Lee Frederiksen has posted a worthy article/video: Why your clients are stressed, and why you should care. He touches on a fundamental challenge for anyone seeking to develop new business — as a rule, the potential client has many higher and more challenging priorities than to listen to a “pitch” for your product or service.
This leads to the vital test you should apply before approaching or communicating with anyone — either in a marketing or direct sales approach. Does your communication truly add value for the person you are seeking to reach.
The last thing anyone wants/needs is intrusion when you aren’t welcome. And yet, as Frederiksen suggests, “pleasant persistence” is important — just creating a blip and disappearing won’t do much for you, when you are working in a circumstance where the potential client may not have yet identified the need for your service, or simply has other things on the plate and isn’t quite ready to answer you affirmatively.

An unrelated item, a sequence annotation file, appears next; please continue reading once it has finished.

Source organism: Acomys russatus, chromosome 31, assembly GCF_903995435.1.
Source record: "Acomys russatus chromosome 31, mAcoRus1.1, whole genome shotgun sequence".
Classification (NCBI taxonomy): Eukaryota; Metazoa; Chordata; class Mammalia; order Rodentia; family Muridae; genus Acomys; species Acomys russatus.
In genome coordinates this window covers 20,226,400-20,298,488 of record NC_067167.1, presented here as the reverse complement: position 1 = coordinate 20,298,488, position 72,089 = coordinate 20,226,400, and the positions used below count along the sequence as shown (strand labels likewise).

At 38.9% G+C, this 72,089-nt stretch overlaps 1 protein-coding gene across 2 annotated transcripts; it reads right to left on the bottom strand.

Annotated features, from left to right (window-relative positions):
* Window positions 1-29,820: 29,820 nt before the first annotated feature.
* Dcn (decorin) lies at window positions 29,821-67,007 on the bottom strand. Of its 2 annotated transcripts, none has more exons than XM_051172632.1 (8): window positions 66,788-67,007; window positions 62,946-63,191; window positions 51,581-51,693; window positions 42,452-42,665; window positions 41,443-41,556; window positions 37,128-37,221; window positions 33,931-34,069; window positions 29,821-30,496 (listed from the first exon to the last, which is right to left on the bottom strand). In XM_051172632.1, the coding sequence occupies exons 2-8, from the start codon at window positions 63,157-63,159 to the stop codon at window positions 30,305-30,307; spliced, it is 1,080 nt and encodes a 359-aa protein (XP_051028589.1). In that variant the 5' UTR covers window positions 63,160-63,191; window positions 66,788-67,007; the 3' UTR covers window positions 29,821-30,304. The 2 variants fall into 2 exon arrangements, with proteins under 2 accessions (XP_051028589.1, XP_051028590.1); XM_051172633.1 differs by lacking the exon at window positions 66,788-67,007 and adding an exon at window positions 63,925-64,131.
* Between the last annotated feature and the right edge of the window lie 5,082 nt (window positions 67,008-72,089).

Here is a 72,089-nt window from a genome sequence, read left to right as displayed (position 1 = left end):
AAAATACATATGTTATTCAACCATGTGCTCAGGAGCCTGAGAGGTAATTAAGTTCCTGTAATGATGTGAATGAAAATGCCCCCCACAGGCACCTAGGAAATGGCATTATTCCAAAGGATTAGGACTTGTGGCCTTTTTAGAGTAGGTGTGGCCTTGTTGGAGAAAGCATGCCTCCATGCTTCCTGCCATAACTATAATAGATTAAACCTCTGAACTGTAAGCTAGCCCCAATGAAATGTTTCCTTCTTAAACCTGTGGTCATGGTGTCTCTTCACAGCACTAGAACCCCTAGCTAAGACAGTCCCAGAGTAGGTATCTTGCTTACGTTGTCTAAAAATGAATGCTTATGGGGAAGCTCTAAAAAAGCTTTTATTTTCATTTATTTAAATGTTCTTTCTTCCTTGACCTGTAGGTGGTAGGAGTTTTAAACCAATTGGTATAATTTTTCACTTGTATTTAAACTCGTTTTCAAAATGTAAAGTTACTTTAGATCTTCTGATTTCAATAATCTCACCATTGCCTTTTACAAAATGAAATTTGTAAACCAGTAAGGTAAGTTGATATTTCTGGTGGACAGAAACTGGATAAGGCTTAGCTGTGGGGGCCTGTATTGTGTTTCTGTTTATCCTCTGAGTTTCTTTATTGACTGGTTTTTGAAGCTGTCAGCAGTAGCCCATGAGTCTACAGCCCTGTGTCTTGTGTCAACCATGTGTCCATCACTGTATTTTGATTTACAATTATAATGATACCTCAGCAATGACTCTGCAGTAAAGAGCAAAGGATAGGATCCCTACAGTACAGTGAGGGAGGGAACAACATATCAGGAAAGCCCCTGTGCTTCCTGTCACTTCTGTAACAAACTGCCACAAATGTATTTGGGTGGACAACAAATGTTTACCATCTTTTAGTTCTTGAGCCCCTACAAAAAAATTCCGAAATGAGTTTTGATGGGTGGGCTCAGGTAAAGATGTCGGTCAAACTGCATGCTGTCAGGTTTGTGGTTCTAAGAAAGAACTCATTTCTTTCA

It really pays off. I’ll give you an example. I get a lot of emails from people soliciting and wanting to work with us. There are so many that I can’t respond. It’s impossible to reply to each one. But those people who are pleasant and persistent and offer something of value and explain in their emails are much more likely to get my response.
Don’t get flustered if someone doesn’t respond, just recognize that they are under a lot of time pressure and a lot of stress. Be part of the solution rather than making the problem worse.
These observations suggest a quality than quantity approach may be most effective with your marketing and business development work. Thinking about real needs and truly understanding your potential clients’ goals takes time and effort, and you cannot simply pull the “solution” out of the can and read from your standard script.
I agree however, that this observation carries a double edge — if you spend all of your time researching and little time in front/with potential clients, you’ll not get far in developing relationships and uncovering opportunities. The solution to this challenge: Connect with your community, either through non-profit or client-focused association activities. This puts you in a positive place with your current and potential clients and you can hardly be considered a pest when you are working together for the common good.